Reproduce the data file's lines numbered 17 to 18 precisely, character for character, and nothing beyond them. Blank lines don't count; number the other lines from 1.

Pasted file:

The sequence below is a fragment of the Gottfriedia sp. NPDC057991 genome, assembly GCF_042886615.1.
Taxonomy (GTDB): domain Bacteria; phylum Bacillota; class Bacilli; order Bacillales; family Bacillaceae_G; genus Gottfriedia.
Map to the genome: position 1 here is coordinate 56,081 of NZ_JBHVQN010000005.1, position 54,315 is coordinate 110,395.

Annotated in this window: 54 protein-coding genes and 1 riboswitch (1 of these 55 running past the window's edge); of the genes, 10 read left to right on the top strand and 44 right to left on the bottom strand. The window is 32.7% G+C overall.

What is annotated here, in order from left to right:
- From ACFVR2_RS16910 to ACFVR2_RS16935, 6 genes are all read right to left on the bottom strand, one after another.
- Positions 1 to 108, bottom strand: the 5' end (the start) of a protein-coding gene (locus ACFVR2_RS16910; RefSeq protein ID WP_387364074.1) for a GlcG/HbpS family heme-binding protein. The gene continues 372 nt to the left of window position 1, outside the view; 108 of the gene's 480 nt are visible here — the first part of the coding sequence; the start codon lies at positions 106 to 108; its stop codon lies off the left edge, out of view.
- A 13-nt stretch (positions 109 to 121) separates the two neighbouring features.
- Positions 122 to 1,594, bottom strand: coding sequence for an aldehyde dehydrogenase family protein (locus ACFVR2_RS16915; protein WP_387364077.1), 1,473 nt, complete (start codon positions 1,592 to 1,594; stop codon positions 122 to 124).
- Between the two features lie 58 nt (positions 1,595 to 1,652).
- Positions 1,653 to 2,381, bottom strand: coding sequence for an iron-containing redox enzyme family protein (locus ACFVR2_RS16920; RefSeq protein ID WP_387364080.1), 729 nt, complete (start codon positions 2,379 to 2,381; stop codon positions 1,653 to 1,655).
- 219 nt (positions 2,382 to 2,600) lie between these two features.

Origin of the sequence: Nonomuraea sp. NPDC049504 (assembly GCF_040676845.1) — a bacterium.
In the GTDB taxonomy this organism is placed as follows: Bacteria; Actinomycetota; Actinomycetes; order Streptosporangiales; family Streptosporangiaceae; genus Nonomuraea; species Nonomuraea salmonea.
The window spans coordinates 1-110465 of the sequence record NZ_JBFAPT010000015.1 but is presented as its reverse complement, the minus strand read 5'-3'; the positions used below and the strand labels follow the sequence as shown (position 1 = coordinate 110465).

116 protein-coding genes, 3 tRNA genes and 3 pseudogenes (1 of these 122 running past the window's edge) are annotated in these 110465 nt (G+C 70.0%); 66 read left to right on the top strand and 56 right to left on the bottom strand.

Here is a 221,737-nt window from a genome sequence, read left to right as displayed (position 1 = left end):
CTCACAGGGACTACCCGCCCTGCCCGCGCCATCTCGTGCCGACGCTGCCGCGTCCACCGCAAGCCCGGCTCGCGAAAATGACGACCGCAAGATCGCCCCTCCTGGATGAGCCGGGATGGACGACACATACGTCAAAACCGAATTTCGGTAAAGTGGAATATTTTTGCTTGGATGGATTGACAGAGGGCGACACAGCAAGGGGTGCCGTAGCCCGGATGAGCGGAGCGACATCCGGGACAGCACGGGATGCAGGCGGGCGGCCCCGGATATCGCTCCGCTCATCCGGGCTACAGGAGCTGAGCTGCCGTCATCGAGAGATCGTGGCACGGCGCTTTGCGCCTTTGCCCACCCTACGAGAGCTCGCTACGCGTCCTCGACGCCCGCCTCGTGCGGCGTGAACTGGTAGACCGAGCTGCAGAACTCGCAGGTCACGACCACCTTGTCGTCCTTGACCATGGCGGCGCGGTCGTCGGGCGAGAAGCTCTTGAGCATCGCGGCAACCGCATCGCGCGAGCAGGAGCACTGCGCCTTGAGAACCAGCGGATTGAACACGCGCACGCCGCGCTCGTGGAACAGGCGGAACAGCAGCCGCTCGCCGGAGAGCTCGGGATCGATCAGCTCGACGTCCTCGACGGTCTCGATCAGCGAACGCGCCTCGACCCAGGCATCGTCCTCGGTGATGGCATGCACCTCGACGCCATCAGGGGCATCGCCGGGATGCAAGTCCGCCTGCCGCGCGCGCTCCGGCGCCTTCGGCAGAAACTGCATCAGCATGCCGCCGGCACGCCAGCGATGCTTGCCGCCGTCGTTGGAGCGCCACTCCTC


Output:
Here is a 221,737-nt window from a genome sequence, read left to right as displayed (position 1 = left end):
CTCACAGGGACTACCCGCCCTGCCCGCGCCATCTCGTGCCGACGCTGCCGCGTCCACCGCAAGCCCGGCTCGCGAAAATGACGACCGCAAGATCGCCCCTCCTGGATGAGCCGGGATGGACGACACATACGTCAAAACCGAATTTCGGTAAAGTGGAATATTTTTGCTTGGATGGATTGACAGAGGGCGACACAGCAAGGGGTGCCGTAGCCCGGATGAGCGGAGCGACATCCGGGACAGCACGGGATGCAGGCGGGCGGCCCCGGATATCGCTCCGCTCATCCGGGCTACAGGAGCTGAGCTGCCGTCATCGAGAGATCGTGGCACGGCGCTTTGCGCCTTTGCCCACCCTACGAGAGCTCGCTACGCGTCCTCGACGCCCGCCTCGTGCGGCGTGAACTGGTAGACCGAGCTGCAGAACTCGCAGGTCACGACCACCTTGTCGTCCTTGACCATGGCGGCGCGGTCGTCGGGCGAGAAGCTCTTGAGCATCGCGGCAACCGCATCGCGCGAGCAGGAGCACTGCGCCTTGAGAACCAGCGGATTGAACACGCGCACGCCGCGCTCGTGGAACAGGCGGAACAGCAGCCGCTCGCCGGAGAGCTCGGGATCGATCAGCTCGACGTCCTCGACGGTCTCGATCAGCGAACGCGCCTCGACCCAGGCATCGTCCTCGGTGATGGCATGCACCTCGACGCCATCAGGGGCATCGCCGGGATGCAAGTCCGCCTGCCGCGCGCGCTCCGGCGCCTTCGGCAGAAACTGCATCAGCATGCCGCCGGCACGCCAGCGATGCTTGCCGCCGTCGTTGGAGCGCCACTCCTC